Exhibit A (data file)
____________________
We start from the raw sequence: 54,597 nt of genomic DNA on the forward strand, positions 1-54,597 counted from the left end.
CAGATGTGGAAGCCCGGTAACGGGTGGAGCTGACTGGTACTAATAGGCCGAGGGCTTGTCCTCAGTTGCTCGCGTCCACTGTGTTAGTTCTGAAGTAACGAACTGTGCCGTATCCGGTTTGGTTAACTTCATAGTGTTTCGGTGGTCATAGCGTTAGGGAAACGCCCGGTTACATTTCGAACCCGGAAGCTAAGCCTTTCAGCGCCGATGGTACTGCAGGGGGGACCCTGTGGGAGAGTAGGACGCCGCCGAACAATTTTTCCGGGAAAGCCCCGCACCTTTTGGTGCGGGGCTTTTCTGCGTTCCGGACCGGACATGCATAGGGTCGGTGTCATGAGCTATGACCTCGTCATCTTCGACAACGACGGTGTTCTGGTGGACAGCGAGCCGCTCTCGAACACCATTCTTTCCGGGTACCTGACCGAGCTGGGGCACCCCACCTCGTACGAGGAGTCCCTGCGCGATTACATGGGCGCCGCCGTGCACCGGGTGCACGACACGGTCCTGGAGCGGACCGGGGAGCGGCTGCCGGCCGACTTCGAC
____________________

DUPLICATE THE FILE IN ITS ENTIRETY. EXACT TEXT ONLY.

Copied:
We start from the raw sequence: 54,597 nt of genomic DNA on the forward strand, positions 1-54,597 counted from the left end.
CAGATGTGGAAGCCCGGTAACGGGTGGAGCTGACTGGTACTAATAGGCCGAGGGCTTGTCCTCAGTTGCTCGCGTCCACTGTGTTAGTTCTGAAGTAACGAACTGTGCCGTATCCGGTTTGGTTAACTTCATAGTGTTTCGGTGGTCATAGCGTTAGGGAAACGCCCGGTTACATTTCGAACCCGGAAGCTAAGCCTTTCAGCGCCGATGGTACTGCAGGGGGGACCCTGTGGGAGAGTAGGACGCCGCCGAACAATTTTTCCGGGAAAGCCCCGCACCTTTTGGTGCGGGGCTTTTCTGCGTTCCGGACCGGACATGCATAGGGTCGGTGTCATGAGCTATGACCTCGTCATCTTCGACAACGACGGTGTTCTGGTGGACAGCGAGCCGCTCTCGAACACCATTCTTTCCGGGTACCTGACCGAGCTGGGGCACCCCACCTCGTACGAGGAGTCCCTGCGCGATTACATGGGCGCCGCCGTGCACCGGGTGCACGACACGGTCCTGGAGCGGACCGGGGAGCGGCTGCCGGCCGACTTCGAC